White Prickly Poppy (Argemone albiflora)

Annual
A. alba.
Common Name Latin Name Plant Family
White Prickly Poppy
Argemone albiflora
Papaveraceae

None known

  • Medicinal Use

    A tea made from the leaves is demulcent, emetic and purgative[222]. Caution is advised, the seed oil can cause glaucoma and oedema[222].

    An infusion of the plant is used in the treatment of jaundice, skin ailments, colds, colic and wounds[222].

  • Edible Use

    None known

  • Cautionary Notes

    All parts of the plant, including the seed, contain toxic alkaloids[222].

Cultivation & Habitat

Seed – sow April in situ[200]. The seed usually germinates in 3 – 4 weeks at 15¡c[134].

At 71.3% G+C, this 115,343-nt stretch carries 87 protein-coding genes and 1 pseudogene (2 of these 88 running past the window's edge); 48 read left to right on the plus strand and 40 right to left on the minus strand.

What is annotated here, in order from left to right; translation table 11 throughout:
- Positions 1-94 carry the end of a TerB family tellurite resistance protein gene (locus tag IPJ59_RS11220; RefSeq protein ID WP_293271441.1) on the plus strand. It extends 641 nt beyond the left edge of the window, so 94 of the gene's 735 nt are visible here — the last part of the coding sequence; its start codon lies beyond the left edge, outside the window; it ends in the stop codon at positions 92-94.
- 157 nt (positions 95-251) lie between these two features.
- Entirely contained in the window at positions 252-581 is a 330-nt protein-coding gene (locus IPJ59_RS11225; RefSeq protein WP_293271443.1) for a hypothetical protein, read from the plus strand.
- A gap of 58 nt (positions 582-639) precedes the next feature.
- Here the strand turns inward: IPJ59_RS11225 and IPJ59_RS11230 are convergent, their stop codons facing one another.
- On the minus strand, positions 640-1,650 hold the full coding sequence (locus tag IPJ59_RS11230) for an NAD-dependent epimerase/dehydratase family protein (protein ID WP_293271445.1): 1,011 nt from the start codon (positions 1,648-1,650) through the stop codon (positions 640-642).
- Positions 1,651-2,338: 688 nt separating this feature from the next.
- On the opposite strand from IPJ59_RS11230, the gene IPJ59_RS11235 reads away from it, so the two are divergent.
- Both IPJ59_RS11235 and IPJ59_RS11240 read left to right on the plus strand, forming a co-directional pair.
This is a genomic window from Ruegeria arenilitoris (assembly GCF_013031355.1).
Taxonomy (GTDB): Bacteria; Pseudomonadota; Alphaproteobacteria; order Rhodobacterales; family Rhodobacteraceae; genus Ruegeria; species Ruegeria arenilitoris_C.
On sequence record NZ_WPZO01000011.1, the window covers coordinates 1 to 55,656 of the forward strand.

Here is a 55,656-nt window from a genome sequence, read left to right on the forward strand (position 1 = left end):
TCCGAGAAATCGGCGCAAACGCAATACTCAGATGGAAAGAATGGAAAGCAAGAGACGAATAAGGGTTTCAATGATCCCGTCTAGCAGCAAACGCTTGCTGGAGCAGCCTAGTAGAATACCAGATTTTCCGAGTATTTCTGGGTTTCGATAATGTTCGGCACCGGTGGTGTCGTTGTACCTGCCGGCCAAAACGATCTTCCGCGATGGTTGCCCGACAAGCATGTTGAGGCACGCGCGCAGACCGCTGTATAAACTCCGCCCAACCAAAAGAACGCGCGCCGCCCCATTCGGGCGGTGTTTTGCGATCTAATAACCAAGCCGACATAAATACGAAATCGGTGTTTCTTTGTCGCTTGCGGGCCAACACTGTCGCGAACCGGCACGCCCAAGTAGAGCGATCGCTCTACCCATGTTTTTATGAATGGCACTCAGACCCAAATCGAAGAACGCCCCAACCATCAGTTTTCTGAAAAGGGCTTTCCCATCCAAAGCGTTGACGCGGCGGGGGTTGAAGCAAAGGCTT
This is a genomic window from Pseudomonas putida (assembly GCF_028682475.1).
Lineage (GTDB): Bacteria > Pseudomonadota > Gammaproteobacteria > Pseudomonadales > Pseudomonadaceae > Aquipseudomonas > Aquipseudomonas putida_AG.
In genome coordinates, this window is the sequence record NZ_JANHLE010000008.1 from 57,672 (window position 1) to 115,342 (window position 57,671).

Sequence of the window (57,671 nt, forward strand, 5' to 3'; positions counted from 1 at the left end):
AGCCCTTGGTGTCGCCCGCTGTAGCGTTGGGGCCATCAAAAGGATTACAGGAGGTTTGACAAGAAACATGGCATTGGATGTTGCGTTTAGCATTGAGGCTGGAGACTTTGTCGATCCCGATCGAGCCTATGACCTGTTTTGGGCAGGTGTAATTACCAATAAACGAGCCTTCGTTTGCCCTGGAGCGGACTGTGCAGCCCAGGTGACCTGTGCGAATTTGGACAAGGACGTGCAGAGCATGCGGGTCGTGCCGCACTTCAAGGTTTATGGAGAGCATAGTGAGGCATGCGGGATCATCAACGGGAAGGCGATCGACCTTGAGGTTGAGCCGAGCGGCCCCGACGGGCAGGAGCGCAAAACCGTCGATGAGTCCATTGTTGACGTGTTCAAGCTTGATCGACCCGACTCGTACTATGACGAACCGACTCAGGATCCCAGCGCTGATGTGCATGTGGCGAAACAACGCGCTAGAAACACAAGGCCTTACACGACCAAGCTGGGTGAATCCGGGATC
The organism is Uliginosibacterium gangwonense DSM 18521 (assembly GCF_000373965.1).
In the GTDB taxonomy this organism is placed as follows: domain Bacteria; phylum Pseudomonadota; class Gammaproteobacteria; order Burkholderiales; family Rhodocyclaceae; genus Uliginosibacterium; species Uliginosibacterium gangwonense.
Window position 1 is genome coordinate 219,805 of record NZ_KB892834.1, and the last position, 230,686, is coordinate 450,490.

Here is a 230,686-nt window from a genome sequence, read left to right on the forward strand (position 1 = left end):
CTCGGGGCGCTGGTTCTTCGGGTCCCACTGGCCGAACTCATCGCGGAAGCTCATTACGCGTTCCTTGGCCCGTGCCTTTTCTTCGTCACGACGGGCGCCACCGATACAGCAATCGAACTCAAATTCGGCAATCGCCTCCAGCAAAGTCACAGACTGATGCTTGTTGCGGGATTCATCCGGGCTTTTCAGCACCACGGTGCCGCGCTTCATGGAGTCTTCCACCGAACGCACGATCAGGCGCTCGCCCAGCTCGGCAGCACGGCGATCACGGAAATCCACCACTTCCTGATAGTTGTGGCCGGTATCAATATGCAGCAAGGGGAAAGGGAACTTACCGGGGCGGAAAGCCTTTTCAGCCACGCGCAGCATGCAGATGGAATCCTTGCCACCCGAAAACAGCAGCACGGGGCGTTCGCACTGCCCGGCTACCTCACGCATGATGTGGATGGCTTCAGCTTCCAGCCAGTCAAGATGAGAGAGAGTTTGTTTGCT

Easily grown in ordinary light soil in a sunny position[200]. Does best in a poor well-drained soil, often self-sowing on stony and sandy sites[200]. Plants resent root disturbance and are best sown in situ[134].
Southern N. America – Connecticut to Florida and west to Texas and Illinois.

Become ungovernable, break the chains of the matrix; grow and forage your own food and medicine.

*None of the information on this website qualifies as professional medical advice. Take only what resonates with your heart and use your own personal responsibility for what’s best for you. For more information [brackets] [000], see bibliography.